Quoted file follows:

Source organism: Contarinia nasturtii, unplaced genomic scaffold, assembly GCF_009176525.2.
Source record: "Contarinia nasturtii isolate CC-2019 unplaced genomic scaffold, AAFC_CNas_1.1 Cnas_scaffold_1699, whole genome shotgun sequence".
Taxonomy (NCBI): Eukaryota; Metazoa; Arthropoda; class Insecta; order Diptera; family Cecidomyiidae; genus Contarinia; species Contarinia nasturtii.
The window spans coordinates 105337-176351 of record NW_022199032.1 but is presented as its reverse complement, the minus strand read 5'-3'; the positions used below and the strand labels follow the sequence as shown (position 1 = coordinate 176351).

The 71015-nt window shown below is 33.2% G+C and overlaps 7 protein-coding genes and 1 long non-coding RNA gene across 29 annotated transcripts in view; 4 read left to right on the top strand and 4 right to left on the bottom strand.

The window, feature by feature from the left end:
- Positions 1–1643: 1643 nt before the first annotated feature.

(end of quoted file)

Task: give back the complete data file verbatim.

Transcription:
Source organism: Contarinia nasturtii, unplaced genomic scaffold, assembly GCF_009176525.2.
Source record: "Contarinia nasturtii isolate CC-2019 unplaced genomic scaffold, AAFC_CNas_1.1 Cnas_scaffold_1699, whole genome shotgun sequence".
Taxonomy (NCBI): Eukaryota; Metazoa; Arthropoda; class Insecta; order Diptera; family Cecidomyiidae; genus Contarinia; species Contarinia nasturtii.
The window spans coordinates 105337-176351 of record NW_022199032.1 but is presented as its reverse complement, the minus strand read 5'-3'; the positions used below and the strand labels follow the sequence as shown (position 1 = coordinate 176351).

The 71015-nt window shown below is 33.2% G+C and overlaps 7 protein-coding genes and 1 long non-coding RNA gene across 29 annotated transcripts in view; 4 read left to right on the top strand and 4 right to left on the bottom strand.

The window, feature by feature from the left end:
- Positions 1–1643: 1643 nt before the first annotated feature.